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Key Points
What is a bull market in stocks exactly, and how should investors react to these new highs?
Investor sentiment tends to flow similarly during bull runs, starting with institutional investors
Bull markets share specific characteristics, but different factors drive each one.
Stock market bulls are back in control as major US indices have soared to new all-time highs to start 2024. Despite apprehension over inflation and high rates, bullish market trends have overtaken these concerns, in no small part thanks to exuberance over artificial intelligence innovation. But what is a bull market in stocks exactly, and how should investors react to these new highs? In this article, you’ll learn the technical bull market definition, how to trade a bullish stock market and what a bull market means for the broader economy.
Key Takeaway
Empirically, a bull stock market is an advance of 20% or more in an index or security, often resulting in new all-time highs. A bull run in stock markets is usually accompanied by positive investor sentiment, an expanding economy and an increase in risk appetite.Get stock market alerts:Sign Up
Understanding Bull Markets
What is a bull market? For most investors, it’s good news—stocks are going up. Bull markets elevate investor sentiment and frequently (but not always) coincide with improving economic data. They vary in length but can often last for years.
Causes of Bull Markets

Expanding GDP
Low unemployment 
Technological advances
Declining interest rates

Characteristics of Bull Markets

All-time highs in stock indices
Increasing retail sales
Positive investor sentiment
Rotation into riskier market sectors

Anatomy of a Bull Market
To truly define a bull market, we’ll need to discuss investor sentiment. Investor sentiment tends to flow similarly during bull runs, starting with institutional investors and moving through media to retail investors.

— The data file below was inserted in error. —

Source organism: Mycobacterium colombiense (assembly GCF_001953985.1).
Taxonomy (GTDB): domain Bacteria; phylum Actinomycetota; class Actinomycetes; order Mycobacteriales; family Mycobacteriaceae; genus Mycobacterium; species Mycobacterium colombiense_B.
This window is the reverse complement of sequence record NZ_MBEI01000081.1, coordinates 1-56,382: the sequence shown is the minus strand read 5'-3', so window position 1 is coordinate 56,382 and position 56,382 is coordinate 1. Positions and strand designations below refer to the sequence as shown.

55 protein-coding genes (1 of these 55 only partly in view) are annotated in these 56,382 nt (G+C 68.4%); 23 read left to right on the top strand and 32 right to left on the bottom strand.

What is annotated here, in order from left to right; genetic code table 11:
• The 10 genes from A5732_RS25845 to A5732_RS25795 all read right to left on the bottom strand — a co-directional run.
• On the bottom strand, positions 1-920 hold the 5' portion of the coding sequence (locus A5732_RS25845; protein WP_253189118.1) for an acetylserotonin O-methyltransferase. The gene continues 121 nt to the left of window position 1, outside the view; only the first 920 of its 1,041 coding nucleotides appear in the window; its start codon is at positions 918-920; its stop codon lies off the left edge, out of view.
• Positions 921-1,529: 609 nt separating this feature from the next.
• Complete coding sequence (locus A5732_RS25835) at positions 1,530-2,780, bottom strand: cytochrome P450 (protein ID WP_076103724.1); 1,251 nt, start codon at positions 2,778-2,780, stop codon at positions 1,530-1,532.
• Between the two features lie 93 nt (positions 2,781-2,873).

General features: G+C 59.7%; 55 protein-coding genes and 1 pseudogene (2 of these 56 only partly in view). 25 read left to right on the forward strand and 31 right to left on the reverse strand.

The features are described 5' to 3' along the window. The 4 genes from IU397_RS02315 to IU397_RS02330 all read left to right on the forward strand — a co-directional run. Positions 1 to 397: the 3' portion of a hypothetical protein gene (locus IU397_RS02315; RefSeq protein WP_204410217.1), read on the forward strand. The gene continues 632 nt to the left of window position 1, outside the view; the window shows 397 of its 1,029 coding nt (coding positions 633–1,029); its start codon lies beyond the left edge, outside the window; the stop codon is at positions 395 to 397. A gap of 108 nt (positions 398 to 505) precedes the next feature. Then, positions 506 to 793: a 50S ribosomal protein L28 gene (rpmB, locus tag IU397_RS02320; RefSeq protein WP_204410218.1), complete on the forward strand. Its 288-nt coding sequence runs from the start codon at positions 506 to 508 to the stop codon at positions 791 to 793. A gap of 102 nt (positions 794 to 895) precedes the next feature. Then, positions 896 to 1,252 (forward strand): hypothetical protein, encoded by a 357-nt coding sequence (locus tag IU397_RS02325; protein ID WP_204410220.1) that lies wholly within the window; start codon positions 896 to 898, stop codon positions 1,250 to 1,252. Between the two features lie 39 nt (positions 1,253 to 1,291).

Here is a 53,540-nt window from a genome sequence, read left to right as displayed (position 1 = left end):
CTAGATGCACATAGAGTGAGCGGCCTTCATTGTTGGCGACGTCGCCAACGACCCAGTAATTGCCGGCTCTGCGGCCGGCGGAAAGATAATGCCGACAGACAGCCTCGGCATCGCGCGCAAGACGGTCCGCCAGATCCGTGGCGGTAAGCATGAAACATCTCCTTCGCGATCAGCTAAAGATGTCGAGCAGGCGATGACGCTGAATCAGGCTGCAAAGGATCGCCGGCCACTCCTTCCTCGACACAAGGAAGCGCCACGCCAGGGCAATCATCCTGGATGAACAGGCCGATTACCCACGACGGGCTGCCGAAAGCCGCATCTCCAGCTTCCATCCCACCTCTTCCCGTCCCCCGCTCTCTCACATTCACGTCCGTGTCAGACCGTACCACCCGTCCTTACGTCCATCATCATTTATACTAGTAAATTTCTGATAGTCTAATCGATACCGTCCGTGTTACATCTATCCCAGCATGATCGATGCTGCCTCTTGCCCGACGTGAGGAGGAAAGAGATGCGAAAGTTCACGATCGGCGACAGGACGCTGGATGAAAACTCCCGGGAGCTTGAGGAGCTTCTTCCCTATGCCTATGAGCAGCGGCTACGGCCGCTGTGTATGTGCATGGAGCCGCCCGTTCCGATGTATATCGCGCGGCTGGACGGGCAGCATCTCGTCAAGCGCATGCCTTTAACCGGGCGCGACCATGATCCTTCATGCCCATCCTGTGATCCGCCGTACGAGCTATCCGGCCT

Several factors can enhance investor sentiment during bull markets, such as improving economic data, declining inflation or lower interest rates. Bull markets can take years to flow through market participants before capital becomes depleted or the economy stumbles.
Examples of Historic Bull Markets
Here are some famous bull markets in the United States from the last 100 years:
The Roaring 20s
The bull market preceding the Great Depression saw incredible wealth creation and cultural expansion. Jazz was born, women gained suffrage, and the economy roared for nearly a decade until the Crash of 1929.
Dot Com Boom 
Tech stocks soared to unprecedented levels with the birth of the Internet in the early 1990s. By 2000, the NASDAQ had gained over 800% in about 5 years, creating a speculative bubble few markets had seen before.
Post-GFC Bull Market
Stocks suffered in ways not seen since the Great Depression in 2009, but one of the longest bull markets in history soon followed. The S&P 500 went more than 9 years without suffering a 20% drop and posted positive returns for six consecutive years.
Key Drivers Behind Bull Markets
Bull markets share specific characteristics, but different factors drive each one. For example, the bull market following the Great Recession was aided by loose monetary policy, as interest rates were near zero until 2017. However, rates were above 5% for the Dot Com boom, and investors still couldn’t get enough of tech stocks.
Since no 2 bull markets are alike, let’s analyze all potential drivers and factors: 

Fiscal Policy: When Congress authorized the Treasury to send economic impact payments to Americans during COVID, that was an example of fiscal policy. Fiscal policy comes from Congressional spending or taxation.
Monetary Policy: Action from the Federal Reserve is called monetary policy, which comes from interest rate adjustments and open market operations. An excellent way to differentiate fiscal and monetary policy is to think of fiscal policy as targeting demand while monetary policy targets supply.
Technological innovation: Exuberant investors often reward revolutionary technology. And while the Dot Com bubble was loaded with hubris, the internet’s rise was indeed a world-changing event. From the printing press to the assembly line to the iPhone, innovation that drives the economy forward can often be what defines a bull market.